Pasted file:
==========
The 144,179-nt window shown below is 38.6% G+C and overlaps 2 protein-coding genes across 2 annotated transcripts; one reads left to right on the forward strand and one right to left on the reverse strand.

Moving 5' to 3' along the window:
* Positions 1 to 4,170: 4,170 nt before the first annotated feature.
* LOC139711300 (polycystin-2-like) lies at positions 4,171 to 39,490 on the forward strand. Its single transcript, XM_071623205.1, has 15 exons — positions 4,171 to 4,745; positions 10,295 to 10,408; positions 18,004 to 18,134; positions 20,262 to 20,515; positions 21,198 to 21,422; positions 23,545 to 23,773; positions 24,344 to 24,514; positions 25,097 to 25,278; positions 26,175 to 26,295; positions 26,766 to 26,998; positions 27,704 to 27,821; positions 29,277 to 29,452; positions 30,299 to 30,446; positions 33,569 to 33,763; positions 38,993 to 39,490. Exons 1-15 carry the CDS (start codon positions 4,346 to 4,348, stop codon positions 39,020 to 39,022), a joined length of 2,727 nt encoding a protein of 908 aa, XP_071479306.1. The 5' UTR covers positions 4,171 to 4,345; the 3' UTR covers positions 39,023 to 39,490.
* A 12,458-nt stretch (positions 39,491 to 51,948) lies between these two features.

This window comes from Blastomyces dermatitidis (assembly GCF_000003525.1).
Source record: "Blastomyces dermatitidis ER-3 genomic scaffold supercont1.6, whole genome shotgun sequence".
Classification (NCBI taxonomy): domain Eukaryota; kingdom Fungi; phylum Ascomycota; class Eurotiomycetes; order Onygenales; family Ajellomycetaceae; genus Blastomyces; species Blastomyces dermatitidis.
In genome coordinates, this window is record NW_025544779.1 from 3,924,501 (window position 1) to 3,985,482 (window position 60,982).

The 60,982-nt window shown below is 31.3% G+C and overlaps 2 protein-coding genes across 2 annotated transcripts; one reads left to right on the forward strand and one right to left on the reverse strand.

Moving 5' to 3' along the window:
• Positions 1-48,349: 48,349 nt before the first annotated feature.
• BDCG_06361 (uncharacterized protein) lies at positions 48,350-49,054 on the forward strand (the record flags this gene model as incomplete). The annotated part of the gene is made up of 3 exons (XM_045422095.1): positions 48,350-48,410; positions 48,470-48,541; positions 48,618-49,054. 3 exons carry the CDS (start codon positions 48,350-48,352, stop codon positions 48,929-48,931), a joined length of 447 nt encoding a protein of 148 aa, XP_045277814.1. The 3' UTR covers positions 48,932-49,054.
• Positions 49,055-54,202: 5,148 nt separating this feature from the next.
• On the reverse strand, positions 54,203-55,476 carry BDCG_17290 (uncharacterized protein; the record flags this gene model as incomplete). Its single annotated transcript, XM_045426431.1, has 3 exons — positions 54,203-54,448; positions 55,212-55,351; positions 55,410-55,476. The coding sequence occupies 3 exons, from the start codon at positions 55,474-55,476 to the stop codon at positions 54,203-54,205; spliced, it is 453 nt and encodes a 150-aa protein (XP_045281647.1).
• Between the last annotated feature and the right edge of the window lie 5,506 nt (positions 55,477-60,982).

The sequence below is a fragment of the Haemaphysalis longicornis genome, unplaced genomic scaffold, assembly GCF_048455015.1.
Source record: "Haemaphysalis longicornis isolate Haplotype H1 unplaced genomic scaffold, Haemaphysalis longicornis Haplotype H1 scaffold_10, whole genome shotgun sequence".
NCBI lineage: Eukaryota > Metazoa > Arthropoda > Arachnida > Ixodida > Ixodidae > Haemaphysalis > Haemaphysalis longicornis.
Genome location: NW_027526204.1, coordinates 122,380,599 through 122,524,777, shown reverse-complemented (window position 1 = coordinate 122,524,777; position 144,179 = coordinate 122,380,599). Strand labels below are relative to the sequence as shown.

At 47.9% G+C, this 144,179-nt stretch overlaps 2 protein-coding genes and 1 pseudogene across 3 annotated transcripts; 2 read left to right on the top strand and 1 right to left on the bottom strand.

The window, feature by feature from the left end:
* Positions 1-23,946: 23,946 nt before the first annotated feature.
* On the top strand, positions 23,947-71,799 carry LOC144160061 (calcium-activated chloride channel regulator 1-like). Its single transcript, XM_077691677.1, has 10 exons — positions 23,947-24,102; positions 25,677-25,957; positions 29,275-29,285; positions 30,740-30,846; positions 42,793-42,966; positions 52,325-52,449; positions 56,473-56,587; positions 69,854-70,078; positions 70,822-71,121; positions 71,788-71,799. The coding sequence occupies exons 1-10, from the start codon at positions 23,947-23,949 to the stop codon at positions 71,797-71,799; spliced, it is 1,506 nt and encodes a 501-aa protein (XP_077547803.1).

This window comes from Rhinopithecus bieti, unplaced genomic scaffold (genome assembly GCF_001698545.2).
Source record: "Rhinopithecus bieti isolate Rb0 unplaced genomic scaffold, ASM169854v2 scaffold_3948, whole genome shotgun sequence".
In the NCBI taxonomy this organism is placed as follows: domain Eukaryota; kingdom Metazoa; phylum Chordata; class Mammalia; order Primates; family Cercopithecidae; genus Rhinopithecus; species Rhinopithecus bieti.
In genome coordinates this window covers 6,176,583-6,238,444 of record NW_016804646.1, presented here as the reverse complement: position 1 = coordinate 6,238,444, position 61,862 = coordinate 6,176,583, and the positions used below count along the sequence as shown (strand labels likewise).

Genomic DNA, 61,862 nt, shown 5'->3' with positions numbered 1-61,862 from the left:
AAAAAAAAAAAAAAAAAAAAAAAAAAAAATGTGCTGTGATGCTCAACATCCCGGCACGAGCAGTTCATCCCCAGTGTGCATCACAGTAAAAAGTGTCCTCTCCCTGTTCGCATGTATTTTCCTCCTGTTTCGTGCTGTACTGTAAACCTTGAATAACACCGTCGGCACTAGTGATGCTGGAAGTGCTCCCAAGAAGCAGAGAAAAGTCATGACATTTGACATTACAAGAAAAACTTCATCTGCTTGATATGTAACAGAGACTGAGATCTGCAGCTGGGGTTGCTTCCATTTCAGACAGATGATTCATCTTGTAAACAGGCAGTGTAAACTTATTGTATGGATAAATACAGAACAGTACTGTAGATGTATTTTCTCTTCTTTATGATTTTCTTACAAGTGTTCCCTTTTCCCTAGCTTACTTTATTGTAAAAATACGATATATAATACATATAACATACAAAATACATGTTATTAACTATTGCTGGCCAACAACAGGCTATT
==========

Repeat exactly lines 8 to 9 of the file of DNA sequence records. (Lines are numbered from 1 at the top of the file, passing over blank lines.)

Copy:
Classification (NCBI taxonomy): domain Eukaryota; kingdom Fungi; phylum Ascomycota; class Eurotiomycetes; order Onygenales; family Ajellomycetaceae; genus Blastomyces; species Blastomyces dermatitidis.
In genome coordinates, this window is record NW_025544779.1 from 3,924,501 (window position 1) to 3,985,482 (window position 60,982).